Albert Camus’ novels The Plague and The Fall both have significant things to say about the human condition, though they take somewhat different strategies for telling them. The Plague uses a wide variety of characters, with no explicit narrator until the end, to tell the story of an entire town’s struggle against an infectious plague that wreaks havoc on the town of Oran. In The Fall, Jean-Baptiste Clamence is the clear narrator, the book taking the form of long monologues that brings the reader into the conversation with him. The characters of The Plague, however, are all at least earnest in their convictions, and transparent in their motivations, even though that often leads to conflict between them.
Clamence is a jovial, yet haunted figure, always looking for flaws in other people while ignoring the flaws in himself. When he meets someone, he tries to size them up and figure them out, in this way putting a distance between him and them. Due to his job as a judge-penitent, he is able to find loopholes that allow him to succeed in life and get away with doing unethical things. A transient figure, he never stays in one place for too long, for fear that people will find out that he is just as much of a fraud as he realizes he is. What’s more, he manages to remain completely unrepentant of terrible actions he has performed, and cannot bring himself to cry at his own mother’s funeral (Camus Journal, p. 51).
Compare Clamence’s selfishness to that of Doctors Reiux and Tarrou in The Plague, who selflessly toil day and night, giving up all sense of safety or happiness or comfort, all for the sake of potentially saving the lives of the people of Oran. Despite the fact that they recognize the futility of their actions, as death will come for these patients eventually, they recognize that life only has meaning when death is being staved off. This sense of ethics and pragmatism is much less comfortable, but far more noble, than Clamence’s mercurial wanderings. If Clamence were to appear in Oran at the time of the plague, he would quickly make his way out of the town while still maintaining a guise of friendliness; he may even pretend that he is going to get help, when in reality he would just make a run for it.
In a way, Clamence is similar in this respect to Reiux, who has to put on a brave face for the victims of the plague, and force an emotional distance between then, so as not to get too close to them. For Reiux, it is because he cannot bear to be emotionally hurt by the eventual death and anguish of his patients; for Clamence, he simply is not interested in anyone but himself (or anyone who can help him boost his ego). Though they do so for different reasons, both Reiux and Clamence place a similar importance on not letting people get too close.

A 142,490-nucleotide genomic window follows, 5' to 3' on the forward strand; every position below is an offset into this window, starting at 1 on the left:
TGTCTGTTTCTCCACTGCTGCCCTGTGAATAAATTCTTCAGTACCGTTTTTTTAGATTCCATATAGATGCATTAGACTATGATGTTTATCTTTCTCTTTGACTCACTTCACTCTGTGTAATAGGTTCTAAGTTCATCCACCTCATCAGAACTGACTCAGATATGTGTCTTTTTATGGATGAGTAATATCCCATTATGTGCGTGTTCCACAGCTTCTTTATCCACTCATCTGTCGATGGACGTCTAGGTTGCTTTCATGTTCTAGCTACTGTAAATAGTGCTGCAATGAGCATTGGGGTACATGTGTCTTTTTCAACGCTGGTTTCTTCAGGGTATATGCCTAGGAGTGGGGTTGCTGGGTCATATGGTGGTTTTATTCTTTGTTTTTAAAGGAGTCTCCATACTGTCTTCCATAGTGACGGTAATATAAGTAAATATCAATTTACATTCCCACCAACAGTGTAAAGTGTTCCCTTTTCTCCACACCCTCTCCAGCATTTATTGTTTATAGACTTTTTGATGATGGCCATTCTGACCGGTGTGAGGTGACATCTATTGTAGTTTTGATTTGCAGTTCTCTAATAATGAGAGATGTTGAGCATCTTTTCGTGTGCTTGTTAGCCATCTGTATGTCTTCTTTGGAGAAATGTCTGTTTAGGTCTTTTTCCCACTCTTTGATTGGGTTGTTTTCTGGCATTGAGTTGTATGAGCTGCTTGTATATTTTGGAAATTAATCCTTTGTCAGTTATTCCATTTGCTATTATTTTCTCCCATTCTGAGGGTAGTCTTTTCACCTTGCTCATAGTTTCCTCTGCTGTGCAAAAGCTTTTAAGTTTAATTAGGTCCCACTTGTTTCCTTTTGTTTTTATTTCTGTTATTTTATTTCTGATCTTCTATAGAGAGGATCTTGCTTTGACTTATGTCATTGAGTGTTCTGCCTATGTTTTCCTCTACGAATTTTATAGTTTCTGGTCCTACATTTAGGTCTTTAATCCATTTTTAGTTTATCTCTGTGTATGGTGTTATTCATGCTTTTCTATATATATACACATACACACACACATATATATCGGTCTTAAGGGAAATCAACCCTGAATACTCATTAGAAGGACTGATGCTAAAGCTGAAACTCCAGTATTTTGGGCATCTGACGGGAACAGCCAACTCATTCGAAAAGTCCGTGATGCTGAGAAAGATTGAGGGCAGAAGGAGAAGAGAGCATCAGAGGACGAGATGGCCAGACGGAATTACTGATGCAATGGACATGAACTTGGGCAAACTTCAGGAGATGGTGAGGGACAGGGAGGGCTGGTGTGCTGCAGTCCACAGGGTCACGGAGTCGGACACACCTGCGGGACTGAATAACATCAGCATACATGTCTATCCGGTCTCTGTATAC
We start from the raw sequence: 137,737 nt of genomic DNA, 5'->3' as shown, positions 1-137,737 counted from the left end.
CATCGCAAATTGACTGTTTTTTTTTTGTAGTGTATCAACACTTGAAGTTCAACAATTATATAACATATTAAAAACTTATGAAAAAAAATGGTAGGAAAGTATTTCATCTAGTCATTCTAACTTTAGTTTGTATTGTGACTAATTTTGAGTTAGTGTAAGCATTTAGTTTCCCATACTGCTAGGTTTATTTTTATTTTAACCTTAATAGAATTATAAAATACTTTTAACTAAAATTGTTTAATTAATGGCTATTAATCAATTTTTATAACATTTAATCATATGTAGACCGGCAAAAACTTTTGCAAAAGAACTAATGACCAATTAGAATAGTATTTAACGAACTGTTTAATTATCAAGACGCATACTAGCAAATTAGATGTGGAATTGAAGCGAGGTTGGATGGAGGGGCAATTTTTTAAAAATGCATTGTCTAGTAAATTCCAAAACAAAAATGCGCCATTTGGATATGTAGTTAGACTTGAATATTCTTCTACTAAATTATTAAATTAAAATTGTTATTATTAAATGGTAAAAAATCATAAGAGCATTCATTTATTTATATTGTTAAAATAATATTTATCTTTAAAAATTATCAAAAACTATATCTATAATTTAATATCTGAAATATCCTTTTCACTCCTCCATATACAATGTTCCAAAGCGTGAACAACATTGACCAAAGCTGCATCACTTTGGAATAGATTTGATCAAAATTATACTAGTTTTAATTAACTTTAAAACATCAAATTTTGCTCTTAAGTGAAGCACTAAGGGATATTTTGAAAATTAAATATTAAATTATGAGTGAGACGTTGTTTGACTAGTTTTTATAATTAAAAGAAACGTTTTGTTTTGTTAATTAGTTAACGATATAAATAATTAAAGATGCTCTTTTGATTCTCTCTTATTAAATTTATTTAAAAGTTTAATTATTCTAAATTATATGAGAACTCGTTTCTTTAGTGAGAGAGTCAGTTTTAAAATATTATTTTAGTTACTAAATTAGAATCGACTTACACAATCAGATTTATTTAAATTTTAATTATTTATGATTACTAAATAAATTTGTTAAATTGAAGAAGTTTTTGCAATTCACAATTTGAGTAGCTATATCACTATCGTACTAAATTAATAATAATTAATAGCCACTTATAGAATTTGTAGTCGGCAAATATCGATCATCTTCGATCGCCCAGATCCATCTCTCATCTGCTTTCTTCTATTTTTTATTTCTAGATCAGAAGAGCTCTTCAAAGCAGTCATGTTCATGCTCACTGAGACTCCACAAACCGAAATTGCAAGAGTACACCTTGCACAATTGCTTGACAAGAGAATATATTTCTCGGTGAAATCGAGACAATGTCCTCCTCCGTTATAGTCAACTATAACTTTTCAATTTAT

Clamence and Reiux deal with the issue of a world without purpose in different ways. Clamence uses his position as a judge penitent to ascribe himself as his own personal God; he also goes around telling people to recognize their own unconditional guilt, understanding that innocence is impossible, but there is no salvation through God, as he is dead. This is in stark contrast to Father Paneloux, the priest of Oran, who uses the plague itself to strengthen his belief in God. Though he is shaken from time to time, he comes to the conclusion that God’s will is abosolute, and must be accepted no matter what – even if it means the death of many innocents through a plague. Despite his desire to live, he desires to obey God’s will even more, choosing to let the disease take its course without medical help once he contracts it. This is a far nobler, if still misguided, perspective than Clamence’s, who thinks that he is personally responsible for the salvation of mankind by the end of the book.
Comparing the characters of The Plague with The Fall’s Clamence, it is clear that Clamence operates as a narcissistic, transient menace, operating without connection to people, and willing to ignore the unethical things he has done in order to live with himself. The citizens of Oran, however, have to live with the plague, and choose that moment to behave as a community, many working together to find a way through to the end of the epidemic. This level of solidarity and cooperation is something that Clamence, being the master of his own world, could never understand.
Camus, Albert. The fall. New York: Alfred A. Knopf, 1957. Print.
Camus, Albert. The Plague. Toronto: Coles, 1980. Print.
Schrahe, Svenja. “Solidarity of the Absurd.” Camus Journal, 2010.